Clothiers make a killing with faux fur designs that could fool a mink Warm & fuzzy

August 25, 1994|By Vida Roberts | Vida Roberts,Sun Fashion Editor

This is the season faux fur will become a reality in many a closet. Designers have found a compromise between the touchy issue of real pelts vs. the tacky reputation of fakes. Their solution was to declare faux fur trendy.

Something had to give after too many severe fashion winters, with the older generation putting their status ranch minks out to pasture and the younger crowd facing any and all occasions dressed like lumberjacks.

It was the young and tough who have pushed fashion into its new fuzzy phase. The youngsters missed out on the age of glamour furs, when sables and fox were the hunting trophies of starlets and socialites. Their glamour garb was the black leather biker jacket -- hard and edgy but hardly flirtatious. They tired of that look once it showed up in kiddie departments and mom's closet. The young took a new look at grandma's wardrobe and found it appealing. The more daring scouted vintage stores for her old '50s Persian lambs, fake leopard swing coats and mouton toppers -- anything but mink. They found that a bit of fluff cheered up their black mood and the distance of time separated them from animal guilt.

Designers paid attention, as they always do to savvy youth, and are now letting the fur fly. The line between real and fake, however, has become fuzzy.

"Some of our leopard and Persian fabrications are an exact copy of the real thing," says Chi Chi Labarroque, regional fashion director for Saks Fifth Avenue. "I believe fake is not completely against fur. If you don't believe in killing a leopard for the sake of a jacket, why would you wear something that looks just like the real thing? It seems like a hypocrisy."

Top fur designers are using a radically different approach, she says. "They don't want to miss out on the sales or the trend. Their high-fashion customer is more concerned with being fashionably correct and that now means fake. The irony is that fake no longer imitates real; real imitates fake."

That means real pelts sheared, sliced and dyed in colors not found in nature and fake trims that could fool an expert's eye.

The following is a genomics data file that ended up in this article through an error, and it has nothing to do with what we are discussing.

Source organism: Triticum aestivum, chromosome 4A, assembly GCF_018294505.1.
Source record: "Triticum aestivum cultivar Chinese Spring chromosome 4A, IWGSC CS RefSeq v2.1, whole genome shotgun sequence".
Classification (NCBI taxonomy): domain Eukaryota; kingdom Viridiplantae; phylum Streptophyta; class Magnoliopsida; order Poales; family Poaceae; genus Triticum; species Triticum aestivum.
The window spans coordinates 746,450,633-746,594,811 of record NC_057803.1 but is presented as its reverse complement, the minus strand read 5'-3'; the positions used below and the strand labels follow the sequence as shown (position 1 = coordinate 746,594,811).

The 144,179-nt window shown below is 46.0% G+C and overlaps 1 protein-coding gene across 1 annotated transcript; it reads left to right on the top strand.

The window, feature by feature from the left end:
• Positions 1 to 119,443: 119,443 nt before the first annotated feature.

"The fakes are here in everything from jackets to full-length coats. Fur textures have a strong position in the stores, not only in the mainstream, but also the couture lines," says Ms. Labarroque. "Lagerfeld and the Fendis showed fake fur trim mixed with real fur. It was a decision to make a fashion statement -- the point being that it has become so fashionable to wear fake, that even furriers are using it."

A long wiggle from Peg Bundy's penchant for leopard.

As for the real thing, says Ms. Labarroque, "our Revillon fur salon continues to hold its own. We continue to have a fur business. Our customer from the Far East and Europe still invests in the big-city coats for northern climates where wearing fur is a function of comfort. Furs are warm."

Accessory counters are looking warm and fuzzy, too, with piles of fluffy hats, fuzzy trim on gloves and the collar of high-heeled boots.

There's a fake fur furor at Hecht's also. "We think it's going to be bigger than we anticipated," says Nancy Chistolini, regional fashion director for the stores. "It's shown in both casual and dressy modes, but particularly strong in details such as trimming a collar or the hood of a parka. We have it in the "natural" shades of brown and black, but it is trimming suits and coats in this season's brighter suits and dresses."

Fabulous fakes are a way for today's woman to have a fling at glamour without guilt, not like the old days of Hollywood, when fur coats were acquired on the casting couch.

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